With this model, we risk drowning in our own waste. Over-consumption by the haves causes social unrest and violence among the have-nots. Companies happily externalize many of their ecological and social impacts that arise from this model of business. However, society is starting to demand that they be more accountable for their collateral social and environmental damage.
Stage 3: Beyond compliance
A company voluntarily moves to Stage 3 when it realizes that it can save money with proactive, operational eco-efficiencies. These incremental savings can be reaped in four ways: 1. saving energy and reducing its associated carbon footprint; 2. saving water; 3. saving materials in its products and packaging; and 4. saving waste-handling costs. A company increases its community investment, thereby enhancing its reputation and maximizing shareholder value. However, sustainability initiatives are still marginalized within specialized departments. They are tacked on as green housekeeping, rather than being institutionalized in the company’s governance systems. This is still an unsustainable business, just less so. Stage 3 companies prolong the time it will take to drown in our own waste, rather than stopping their fundamentally unsustainable practices.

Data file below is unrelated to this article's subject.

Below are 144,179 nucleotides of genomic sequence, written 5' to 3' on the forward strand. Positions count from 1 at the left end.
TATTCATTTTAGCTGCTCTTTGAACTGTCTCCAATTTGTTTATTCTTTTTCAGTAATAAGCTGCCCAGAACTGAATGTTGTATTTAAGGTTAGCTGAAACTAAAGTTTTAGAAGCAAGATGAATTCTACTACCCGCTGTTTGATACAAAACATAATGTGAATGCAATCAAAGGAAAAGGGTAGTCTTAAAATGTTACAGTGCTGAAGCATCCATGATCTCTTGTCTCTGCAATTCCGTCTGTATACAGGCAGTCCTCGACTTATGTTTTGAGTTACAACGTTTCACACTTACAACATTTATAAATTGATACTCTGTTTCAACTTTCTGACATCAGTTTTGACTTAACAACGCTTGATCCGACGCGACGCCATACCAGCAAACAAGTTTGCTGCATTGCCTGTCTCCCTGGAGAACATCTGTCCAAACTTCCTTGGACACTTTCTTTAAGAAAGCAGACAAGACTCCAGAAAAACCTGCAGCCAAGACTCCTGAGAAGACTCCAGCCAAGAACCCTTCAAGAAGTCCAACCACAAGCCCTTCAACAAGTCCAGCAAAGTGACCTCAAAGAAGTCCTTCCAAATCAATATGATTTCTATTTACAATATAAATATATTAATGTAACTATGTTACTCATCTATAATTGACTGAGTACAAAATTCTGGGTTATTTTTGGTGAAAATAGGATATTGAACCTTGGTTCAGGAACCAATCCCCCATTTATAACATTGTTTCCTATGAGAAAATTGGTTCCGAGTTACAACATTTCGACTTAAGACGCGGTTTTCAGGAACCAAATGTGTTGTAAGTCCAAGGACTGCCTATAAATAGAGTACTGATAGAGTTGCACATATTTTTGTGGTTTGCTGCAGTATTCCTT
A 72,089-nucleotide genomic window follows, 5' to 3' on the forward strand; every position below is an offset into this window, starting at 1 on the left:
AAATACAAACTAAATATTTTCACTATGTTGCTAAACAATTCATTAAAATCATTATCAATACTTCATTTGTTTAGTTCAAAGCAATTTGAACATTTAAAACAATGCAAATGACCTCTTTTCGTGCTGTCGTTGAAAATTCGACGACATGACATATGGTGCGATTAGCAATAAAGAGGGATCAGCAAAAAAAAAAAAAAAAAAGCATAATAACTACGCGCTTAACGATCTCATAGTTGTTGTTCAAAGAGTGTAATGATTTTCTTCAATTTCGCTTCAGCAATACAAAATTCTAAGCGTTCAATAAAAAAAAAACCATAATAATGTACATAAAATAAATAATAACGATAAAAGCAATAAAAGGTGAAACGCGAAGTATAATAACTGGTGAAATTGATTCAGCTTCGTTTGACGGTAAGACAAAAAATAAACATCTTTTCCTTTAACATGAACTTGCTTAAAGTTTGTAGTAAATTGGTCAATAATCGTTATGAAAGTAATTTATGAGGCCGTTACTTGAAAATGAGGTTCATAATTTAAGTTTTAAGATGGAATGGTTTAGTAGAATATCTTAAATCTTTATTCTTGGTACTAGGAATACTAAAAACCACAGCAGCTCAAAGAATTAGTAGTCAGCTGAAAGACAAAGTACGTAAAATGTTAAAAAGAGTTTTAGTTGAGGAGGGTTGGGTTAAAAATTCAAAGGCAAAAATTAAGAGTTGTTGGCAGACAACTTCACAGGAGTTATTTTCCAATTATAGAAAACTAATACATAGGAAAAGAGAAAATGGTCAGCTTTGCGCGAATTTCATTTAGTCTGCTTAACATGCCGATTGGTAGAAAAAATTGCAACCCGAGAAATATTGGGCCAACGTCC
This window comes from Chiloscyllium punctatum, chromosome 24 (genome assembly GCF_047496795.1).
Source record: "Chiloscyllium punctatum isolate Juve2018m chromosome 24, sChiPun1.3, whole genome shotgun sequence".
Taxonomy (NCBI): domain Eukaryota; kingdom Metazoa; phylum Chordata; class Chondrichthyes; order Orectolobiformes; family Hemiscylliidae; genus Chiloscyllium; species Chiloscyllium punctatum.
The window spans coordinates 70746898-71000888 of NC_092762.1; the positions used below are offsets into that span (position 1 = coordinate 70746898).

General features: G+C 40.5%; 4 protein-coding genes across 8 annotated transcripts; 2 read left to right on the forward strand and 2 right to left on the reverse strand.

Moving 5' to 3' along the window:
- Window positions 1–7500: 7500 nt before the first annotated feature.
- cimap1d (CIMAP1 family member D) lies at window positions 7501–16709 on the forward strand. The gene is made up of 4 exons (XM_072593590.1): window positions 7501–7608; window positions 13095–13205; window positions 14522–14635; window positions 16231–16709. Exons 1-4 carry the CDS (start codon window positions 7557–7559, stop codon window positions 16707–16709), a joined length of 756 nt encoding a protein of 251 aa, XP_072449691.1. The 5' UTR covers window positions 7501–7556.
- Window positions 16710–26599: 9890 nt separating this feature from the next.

Stage 4: Integrated Strategy
By Stage 4, the firm has transformed its business model into a sustainable borrow-use-return design. It re-brands itself as a company committed to sustainability. It injects sustainability principles into its values and company DNA. And, it coordinates sustainability approaches with key business strategies. A Stage 4 company captures added value from breakthrough sustainability initiatives that benefit all stakeholders. Instead of seeing “green” costs and risks, it sees investments and opportunities. Stage 4 companies make cleaner products, apply eco-effectiveness and life-cycle stewardship, and enjoy competitive advantages from their sustainability initiatives.
Stage 5: Passion and Purpose